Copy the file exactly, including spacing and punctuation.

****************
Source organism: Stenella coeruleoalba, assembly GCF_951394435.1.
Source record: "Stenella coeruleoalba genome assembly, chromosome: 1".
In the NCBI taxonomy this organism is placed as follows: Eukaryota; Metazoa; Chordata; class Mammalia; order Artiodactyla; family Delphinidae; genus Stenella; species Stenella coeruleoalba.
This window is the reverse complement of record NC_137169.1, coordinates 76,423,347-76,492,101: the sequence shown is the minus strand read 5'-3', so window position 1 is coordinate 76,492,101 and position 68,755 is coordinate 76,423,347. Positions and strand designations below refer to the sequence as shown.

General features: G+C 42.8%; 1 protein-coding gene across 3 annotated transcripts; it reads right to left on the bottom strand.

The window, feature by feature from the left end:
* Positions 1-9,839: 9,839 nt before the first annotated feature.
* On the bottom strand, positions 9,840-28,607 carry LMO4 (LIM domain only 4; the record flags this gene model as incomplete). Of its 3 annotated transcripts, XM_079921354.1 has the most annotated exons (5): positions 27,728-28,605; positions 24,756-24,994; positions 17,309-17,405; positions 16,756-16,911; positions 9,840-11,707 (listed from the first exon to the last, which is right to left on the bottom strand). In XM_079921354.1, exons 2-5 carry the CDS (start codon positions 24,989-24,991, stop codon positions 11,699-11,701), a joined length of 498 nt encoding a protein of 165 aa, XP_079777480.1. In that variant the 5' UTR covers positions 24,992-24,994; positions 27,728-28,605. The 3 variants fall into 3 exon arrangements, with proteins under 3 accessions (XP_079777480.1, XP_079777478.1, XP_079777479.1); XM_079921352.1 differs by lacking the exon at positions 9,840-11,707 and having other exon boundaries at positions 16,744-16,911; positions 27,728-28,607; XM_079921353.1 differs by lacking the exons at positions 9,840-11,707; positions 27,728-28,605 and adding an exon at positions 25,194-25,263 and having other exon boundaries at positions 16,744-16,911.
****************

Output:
Source organism: Stenella coeruleoalba, assembly GCF_951394435.1.
Source record: "Stenella coeruleoalba genome assembly, chromosome: 1".
In the NCBI taxonomy this organism is placed as follows: Eukaryota; Metazoa; Chordata; class Mammalia; order Artiodactyla; family Delphinidae; genus Stenella; species Stenella coeruleoalba.
This window is the reverse complement of record NC_137169.1, coordinates 76,423,347-76,492,101: the sequence shown is the minus strand read 5'-3', so window position 1 is coordinate 76,492,101 and position 68,755 is coordinate 76,423,347. Positions and strand designations below refer to the sequence as shown.

General features: G+C 42.8%; 1 protein-coding gene across 3 annotated transcripts; it reads right to left on the bottom strand.

The window, feature by feature from the left end:
* Positions 1-9,839: 9,839 nt before the first annotated feature.
* On the bottom strand, positions 9,840-28,607 carry LMO4 (LIM domain only 4; the record flags this gene model as incomplete). Of its 3 annotated transcripts, XM_079921354.1 has the most annotated exons (5): positions 27,728-28,605; positions 24,756-24,994; positions 17,309-17,405; positions 16,756-16,911; positions 9,840-11,707 (listed from the first exon to the last, which is right to left on the bottom strand). In XM_079921354.1, exons 2-5 carry the CDS (start codon positions 24,989-24,991, stop codon positions 11,699-11,701), a joined length of 498 nt encoding a protein of 165 aa, XP_079777480.1. In that variant the 5' UTR covers positions 24,992-24,994; positions 27,728-28,605. The 3 variants fall into 3 exon arrangements, with proteins under 3 accessions (XP_079777480.1, XP_079777478.1, XP_079777479.1); XM_079921352.1 differs by lacking the exon at positions 9,840-11,707 and having other exon boundaries at positions 16,744-16,911; positions 27,728-28,607; XM_079921353.1 differs by lacking the exons at positions 9,840-11,707; positions 27,728-28,605 and adding an exon at positions 25,194-25,263 and having other exon boundaries at positions 16,744-16,911.